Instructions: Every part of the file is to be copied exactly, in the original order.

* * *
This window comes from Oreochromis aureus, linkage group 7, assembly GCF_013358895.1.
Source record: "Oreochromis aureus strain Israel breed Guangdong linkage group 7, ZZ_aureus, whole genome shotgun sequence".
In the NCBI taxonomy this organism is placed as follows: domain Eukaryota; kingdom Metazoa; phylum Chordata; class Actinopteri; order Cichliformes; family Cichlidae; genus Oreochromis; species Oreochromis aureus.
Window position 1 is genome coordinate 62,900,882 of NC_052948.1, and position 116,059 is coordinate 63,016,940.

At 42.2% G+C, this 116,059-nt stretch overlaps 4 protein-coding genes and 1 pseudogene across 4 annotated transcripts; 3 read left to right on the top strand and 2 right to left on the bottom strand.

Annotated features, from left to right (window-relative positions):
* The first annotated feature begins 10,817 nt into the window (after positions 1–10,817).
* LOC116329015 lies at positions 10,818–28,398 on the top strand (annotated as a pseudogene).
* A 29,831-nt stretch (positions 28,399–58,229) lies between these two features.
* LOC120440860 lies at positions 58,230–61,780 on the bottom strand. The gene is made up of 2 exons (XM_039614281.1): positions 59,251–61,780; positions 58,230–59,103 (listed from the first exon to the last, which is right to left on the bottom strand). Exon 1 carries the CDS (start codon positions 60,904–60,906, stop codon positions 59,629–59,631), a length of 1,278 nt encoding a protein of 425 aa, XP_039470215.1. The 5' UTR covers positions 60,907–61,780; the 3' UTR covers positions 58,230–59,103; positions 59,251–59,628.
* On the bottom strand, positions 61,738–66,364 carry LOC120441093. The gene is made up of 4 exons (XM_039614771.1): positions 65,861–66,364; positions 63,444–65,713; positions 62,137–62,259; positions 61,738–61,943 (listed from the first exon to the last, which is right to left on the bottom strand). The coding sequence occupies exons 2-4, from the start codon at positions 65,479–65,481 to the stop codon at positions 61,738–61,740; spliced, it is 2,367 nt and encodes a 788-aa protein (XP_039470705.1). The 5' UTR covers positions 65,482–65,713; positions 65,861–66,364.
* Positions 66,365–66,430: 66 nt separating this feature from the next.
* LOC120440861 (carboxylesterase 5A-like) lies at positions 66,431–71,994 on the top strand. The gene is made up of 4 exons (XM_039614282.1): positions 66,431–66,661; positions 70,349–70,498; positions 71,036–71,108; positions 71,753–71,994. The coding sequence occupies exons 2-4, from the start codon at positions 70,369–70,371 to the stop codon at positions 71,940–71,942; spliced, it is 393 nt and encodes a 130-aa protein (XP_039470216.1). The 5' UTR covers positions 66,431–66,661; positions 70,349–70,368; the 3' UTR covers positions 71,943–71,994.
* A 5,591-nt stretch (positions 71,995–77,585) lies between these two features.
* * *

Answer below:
This window comes from Oreochromis aureus, linkage group 7, assembly GCF_013358895.1.
Source record: "Oreochromis aureus strain Israel breed Guangdong linkage group 7, ZZ_aureus, whole genome shotgun sequence".
In the NCBI taxonomy this organism is placed as follows: domain Eukaryota; kingdom Metazoa; phylum Chordata; class Actinopteri; order Cichliformes; family Cichlidae; genus Oreochromis; species Oreochromis aureus.
Window position 1 is genome coordinate 62,900,882 of NC_052948.1, and position 116,059 is coordinate 63,016,940.

At 42.2% G+C, this 116,059-nt stretch overlaps 4 protein-coding genes and 1 pseudogene across 4 annotated transcripts; 3 read left to right on the top strand and 2 right to left on the bottom strand.

Annotated features, from left to right (window-relative positions):
* The first annotated feature begins 10,817 nt into the window (after positions 1–10,817).
* LOC116329015 lies at positions 10,818–28,398 on the top strand (annotated as a pseudogene).
* A 29,831-nt stretch (positions 28,399–58,229) lies between these two features.
* LOC120440860 lies at positions 58,230–61,780 on the bottom strand. The gene is made up of 2 exons (XM_039614281.1): positions 59,251–61,780; positions 58,230–59,103 (listed from the first exon to the last, which is right to left on the bottom strand). Exon 1 carries the CDS (start codon positions 60,904–60,906, stop codon positions 59,629–59,631), a length of 1,278 nt encoding a protein of 425 aa, XP_039470215.1. The 5' UTR covers positions 60,907–61,780; the 3' UTR covers positions 58,230–59,103; positions 59,251–59,628.
* On the bottom strand, positions 61,738–66,364 carry LOC120441093. The gene is made up of 4 exons (XM_039614771.1): positions 65,861–66,364; positions 63,444–65,713; positions 62,137–62,259; positions 61,738–61,943 (listed from the first exon to the last, which is right to left on the bottom strand). The coding sequence occupies exons 2-4, from the start codon at positions 65,479–65,481 to the stop codon at positions 61,738–61,740; spliced, it is 2,367 nt and encodes a 788-aa protein (XP_039470705.1). The 5' UTR covers positions 65,482–65,713; positions 65,861–66,364.
* Positions 66,365–66,430: 66 nt separating this feature from the next.
* LOC120440861 (carboxylesterase 5A-like) lies at positions 66,431–71,994 on the top strand. The gene is made up of 4 exons (XM_039614282.1): positions 66,431–66,661; positions 70,349–70,498; positions 71,036–71,108; positions 71,753–71,994. The coding sequence occupies exons 2-4, from the start codon at positions 70,369–70,371 to the stop codon at positions 71,940–71,942; spliced, it is 393 nt and encodes a 130-aa protein (XP_039470216.1). The 5' UTR covers positions 66,431–66,661; positions 70,349–70,368; the 3' UTR covers positions 71,943–71,994.
* A 5,591-nt stretch (positions 71,995–77,585) lies between these two features.